Earlier reports indicate that bioactive compounds contradict synthetic drugs in their composition and their arrangement of radicals and atoms. However, their inhibitory activities are much more depends on the nature of interaction between donor and target organisms. They may inhibit growth or photosynthesis, kill the competitor or exclude it from the donor vicinity, may be potent in inhibiting protein–protein interactions resulting in effective immune response, signal transduction; mitosis and ultimately apoptosis without causing much harm to living organisms [68, 69]. A large number of novel antimicrobial agents have been identified with antimicrobial, antibacterial and antifungal activities globally represented in (Table 1). However, few compounds like ambiguines, calothrixine A, cyanobacterin, fischerindole L, hapalindole, hassallidin, muscoride, noscomin, nostocine, phytoalexin, scytophycin, scytoscalorol and tjipanazole etc., either synthetized by ribosomal pathways or by non-ribosomal pathways [70] have attained importance for their antimicrobial activity in the field of pharmaceutical sector. Most of the cyanobacteria bioactive compound reported here are generally soluble in organic solvents and with low molecular weight. With respect to their mode of action, a relatively limited number of compounds have been studied or identified based on growth inhibition against target organisms. Kawaguchipeptin B, an antibacterial cyclic undecapeptide isolated from the cultured cyanobacterium Microcystis aeruginosa (NIES-88) showed antibacterial activity by growth inhibition towards gram positive bacterium Staphylococcus aureus at a concentration of 1 μg/mL (MIC) [71]. Ambiguines reported from Fischerella ambigua and Haplosiphon hibernicus was found to inhibit bacteria like Mycobacterium tuberculosis and Bacillus anthracis, and fungi such as Aspergillus oryzae, Candida albicans, Penicillium notatum, Saccharomyces cerevisiae and Trichophyton mentagrophytes [72, 73, 74]. Hassallidin reported with various types (hassallidin A, hassallidin B, hassallidin D, hassallidin 12, hassallidin 14 and hassallidin 15) from three different species, Tolypothrix, Anabaena strain (BIR JV1 and HAN7/1) and Nostoc strain (6sf Calc and CENA 219) showed as a potent antifungal agent against Aspergillus fumigatus and C. albicans [75] through inhibiting growth. Similarly, many other compounds such as gamma lactone from Scytonema hofmanni [76], didehydromirabazole from Scytonema mirabile [77], bastadin and Bis-x-butyrolactones from Anabaena basta and A. variabilis [78, 79], tjipanazole from T. tjipanasensis [80], muscoride from Nostoc muscorum [81], fischerellin A produced by Fischerella muscicola [82], nostofungicidin, noscomin and nostacine A from Nostoc commune and Nostoc spongigaeforme TISTR 8169 against Bacillus cereus, Staphylococcus epidermidis and Escherichia coli [83, 84, 85], fischerindole L and Parsiguine from Fischerella muscicola and Fischerella ambigua [86, 87, 88], and Scytophycins from Scytonema pseudohofmanni, S. hofmanni PCC7110, Nostoc sp. HAN11/1 and Anabaena cf. cylindrica (BIR JV1 and HAN7/1) [89, 90] are demonstrated with antibacterial /or antifungal activity based on growth inhibition but the type of target organisms and mode of action is unclear. However, few compounds have been shown to exhibit their mode of action through inhibition of photosystem - II, or enzyme or nucleic acid synthesis and/ or cellular paralysis. Phytoalexin from Scytonema 0cellatum exhibited inhibition of fungal enzymes and mycelial growth including cytoplasmic granulation, disorganization of the cellular contents and rupture of the plasma membrane of fungi like Aspergillus oryzae, C. albicans, Penicillium notatum and S. cerevisiae [89]. Cyanobacterin from Scytonema hofmanni and Nostoc sp., both found to inhibit the photosystem II-mediated photosynthetic electron transfer [91, 92]. Calothrixine A from Calothrix sp., as antifungal activity leads to growth inhibition because of RNA synthesis inhibition [92]. Two alkaloids, hapalindole a polycyclic isothiocyanate and 12-epi-hapalindole E isonitrile from Fisherella sp., and Nostoc CCC537 have pointed to inhibition towards bacteria (Bacillus subtilis, M. tuberculosis H37Rv, S. aureus ATCC25923, Salminella typhi MTCC3216, Pseudomonas aeruginosa ATCC27853, E. coli ATCC25992 and Enterobacter aerogenes MTCC2822) and fungi (C. albicans) based on RNA polymerase, DNA and protein synthesis [92, 93]. β-glucans, a beta-D-glucose polysaccharides from Chrococcus turgidis exhibited phagocytic activity and resistance towards B. subtilis, E. coli, P. aeruginosa and S. aureus and have shown chronic wound healing activity either directly or indirectly by modulating the activity of diverse cells and growth factors to reparative process [94, 95]. Bacteriocin, an antimicrobial protein/or peptide toxin isolated from Nostoc sp. 78–11 A-E found to be inhibits protein and its actions against bacteria and cyanobacteria [96]. Other bioactive molecules like 4–4′-dihydroxybiphenyl (Nostoc insulare 54, 79), Norhamane pyrido (3,4-b) indole (Nodularia harveyana), Pentadecane (Anabaena oryzae), 6-pentadecanol and octadecyl acetate (Synechococcus strain), m-Xylene, 2,6,10,14-Tetramethylheptadecane, 2-Ethoxy2-methylbutane, propanedioic acid dimethyl ester (Oscillatora sp.), hexaethylene glycol dimethyl ether, propylene glycol trimer 3 and phthalic acid mono-(2-ethylhexyl) ester, (3E)-3-Icosene, (Z)-14-Tricosenyl formate (Stigonema ocellatum), 6- Octen-1-ol 3,7-dimethyl- acetate and 9-Hexadecenoic acid octadecyl ester [97, 98, 99, 100] are reported with activity, although the mode of that action is still unknown.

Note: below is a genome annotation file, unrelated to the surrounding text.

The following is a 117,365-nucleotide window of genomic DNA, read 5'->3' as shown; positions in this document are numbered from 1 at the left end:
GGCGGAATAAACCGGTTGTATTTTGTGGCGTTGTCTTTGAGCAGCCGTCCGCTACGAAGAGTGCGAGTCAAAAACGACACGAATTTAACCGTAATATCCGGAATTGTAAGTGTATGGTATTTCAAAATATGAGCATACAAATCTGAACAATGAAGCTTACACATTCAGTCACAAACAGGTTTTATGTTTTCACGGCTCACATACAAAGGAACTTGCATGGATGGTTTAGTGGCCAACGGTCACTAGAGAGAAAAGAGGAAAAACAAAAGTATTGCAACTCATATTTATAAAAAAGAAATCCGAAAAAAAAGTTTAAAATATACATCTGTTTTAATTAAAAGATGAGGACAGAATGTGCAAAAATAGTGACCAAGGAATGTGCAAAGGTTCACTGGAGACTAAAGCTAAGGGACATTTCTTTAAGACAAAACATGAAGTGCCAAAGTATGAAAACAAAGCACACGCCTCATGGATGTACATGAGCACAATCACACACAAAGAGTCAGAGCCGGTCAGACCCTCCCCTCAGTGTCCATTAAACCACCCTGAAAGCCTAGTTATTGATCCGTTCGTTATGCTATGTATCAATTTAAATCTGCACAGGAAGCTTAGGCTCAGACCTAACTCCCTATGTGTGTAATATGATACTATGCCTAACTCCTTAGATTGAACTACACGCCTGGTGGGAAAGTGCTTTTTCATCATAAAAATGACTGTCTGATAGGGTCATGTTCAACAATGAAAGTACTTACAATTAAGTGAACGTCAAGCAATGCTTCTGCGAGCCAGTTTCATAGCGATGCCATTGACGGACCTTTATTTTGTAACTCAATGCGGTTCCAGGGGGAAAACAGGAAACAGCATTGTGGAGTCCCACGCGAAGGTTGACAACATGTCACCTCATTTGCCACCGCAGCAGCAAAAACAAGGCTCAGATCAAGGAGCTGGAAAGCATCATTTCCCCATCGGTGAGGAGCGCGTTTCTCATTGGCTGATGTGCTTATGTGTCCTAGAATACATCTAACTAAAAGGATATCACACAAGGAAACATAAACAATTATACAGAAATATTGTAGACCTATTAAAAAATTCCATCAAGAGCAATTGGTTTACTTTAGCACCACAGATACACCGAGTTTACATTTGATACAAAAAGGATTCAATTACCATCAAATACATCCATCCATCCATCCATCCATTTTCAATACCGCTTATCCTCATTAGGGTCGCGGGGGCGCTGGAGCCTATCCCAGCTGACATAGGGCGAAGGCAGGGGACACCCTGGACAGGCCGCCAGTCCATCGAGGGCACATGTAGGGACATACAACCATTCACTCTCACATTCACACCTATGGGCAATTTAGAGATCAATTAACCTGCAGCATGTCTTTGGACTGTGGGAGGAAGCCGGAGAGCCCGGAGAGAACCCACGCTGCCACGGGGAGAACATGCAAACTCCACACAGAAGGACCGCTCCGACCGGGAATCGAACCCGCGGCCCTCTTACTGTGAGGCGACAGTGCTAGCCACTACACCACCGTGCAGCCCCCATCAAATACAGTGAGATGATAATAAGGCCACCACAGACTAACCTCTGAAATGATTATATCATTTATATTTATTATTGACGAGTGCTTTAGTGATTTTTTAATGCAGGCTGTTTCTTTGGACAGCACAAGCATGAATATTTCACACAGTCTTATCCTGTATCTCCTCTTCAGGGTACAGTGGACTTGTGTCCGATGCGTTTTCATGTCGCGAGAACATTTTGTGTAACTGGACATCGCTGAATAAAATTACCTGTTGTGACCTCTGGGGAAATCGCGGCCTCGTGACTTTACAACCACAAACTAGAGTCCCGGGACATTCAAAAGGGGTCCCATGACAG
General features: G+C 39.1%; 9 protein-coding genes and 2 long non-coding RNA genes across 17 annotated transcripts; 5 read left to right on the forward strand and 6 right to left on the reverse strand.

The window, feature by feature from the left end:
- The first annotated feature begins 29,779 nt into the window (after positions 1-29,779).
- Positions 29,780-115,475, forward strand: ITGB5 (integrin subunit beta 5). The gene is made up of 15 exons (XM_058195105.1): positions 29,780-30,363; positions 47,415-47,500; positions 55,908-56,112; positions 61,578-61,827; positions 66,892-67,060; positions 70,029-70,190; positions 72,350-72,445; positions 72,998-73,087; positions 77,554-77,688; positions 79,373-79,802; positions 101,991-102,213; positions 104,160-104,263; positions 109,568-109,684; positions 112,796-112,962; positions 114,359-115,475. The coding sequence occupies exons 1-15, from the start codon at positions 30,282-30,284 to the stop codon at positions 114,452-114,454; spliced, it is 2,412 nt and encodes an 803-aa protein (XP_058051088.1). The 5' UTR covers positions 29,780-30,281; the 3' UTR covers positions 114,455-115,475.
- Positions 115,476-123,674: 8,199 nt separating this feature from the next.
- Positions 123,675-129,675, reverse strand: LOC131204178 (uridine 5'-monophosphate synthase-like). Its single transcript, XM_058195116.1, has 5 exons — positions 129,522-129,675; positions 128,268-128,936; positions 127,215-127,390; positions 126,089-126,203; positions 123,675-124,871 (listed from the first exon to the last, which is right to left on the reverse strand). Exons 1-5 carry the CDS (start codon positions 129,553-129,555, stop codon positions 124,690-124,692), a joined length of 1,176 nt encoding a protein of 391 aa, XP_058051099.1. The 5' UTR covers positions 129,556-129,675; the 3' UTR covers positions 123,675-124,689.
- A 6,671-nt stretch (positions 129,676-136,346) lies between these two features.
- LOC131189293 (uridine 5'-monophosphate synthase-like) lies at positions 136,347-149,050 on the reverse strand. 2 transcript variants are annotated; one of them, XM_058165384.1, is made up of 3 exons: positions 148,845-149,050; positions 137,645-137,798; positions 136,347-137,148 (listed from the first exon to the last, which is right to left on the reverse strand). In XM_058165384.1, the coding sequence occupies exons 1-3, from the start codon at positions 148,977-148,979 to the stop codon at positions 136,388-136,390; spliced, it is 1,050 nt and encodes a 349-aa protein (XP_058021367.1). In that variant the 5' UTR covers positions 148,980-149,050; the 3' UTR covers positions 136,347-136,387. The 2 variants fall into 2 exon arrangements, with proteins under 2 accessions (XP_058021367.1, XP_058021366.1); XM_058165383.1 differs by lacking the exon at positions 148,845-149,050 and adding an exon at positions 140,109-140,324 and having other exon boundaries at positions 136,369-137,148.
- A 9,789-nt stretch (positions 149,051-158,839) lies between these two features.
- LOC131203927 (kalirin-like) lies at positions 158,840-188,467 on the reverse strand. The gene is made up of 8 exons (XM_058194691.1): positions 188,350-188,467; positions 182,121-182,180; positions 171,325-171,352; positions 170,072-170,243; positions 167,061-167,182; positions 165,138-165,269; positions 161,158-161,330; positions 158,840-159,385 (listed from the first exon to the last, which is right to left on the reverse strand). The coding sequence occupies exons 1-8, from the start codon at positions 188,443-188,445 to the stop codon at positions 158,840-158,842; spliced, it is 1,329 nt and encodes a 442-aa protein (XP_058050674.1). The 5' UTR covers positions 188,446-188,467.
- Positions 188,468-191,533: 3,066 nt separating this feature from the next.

3. Bioactivity of sub-aerial cyanobacteria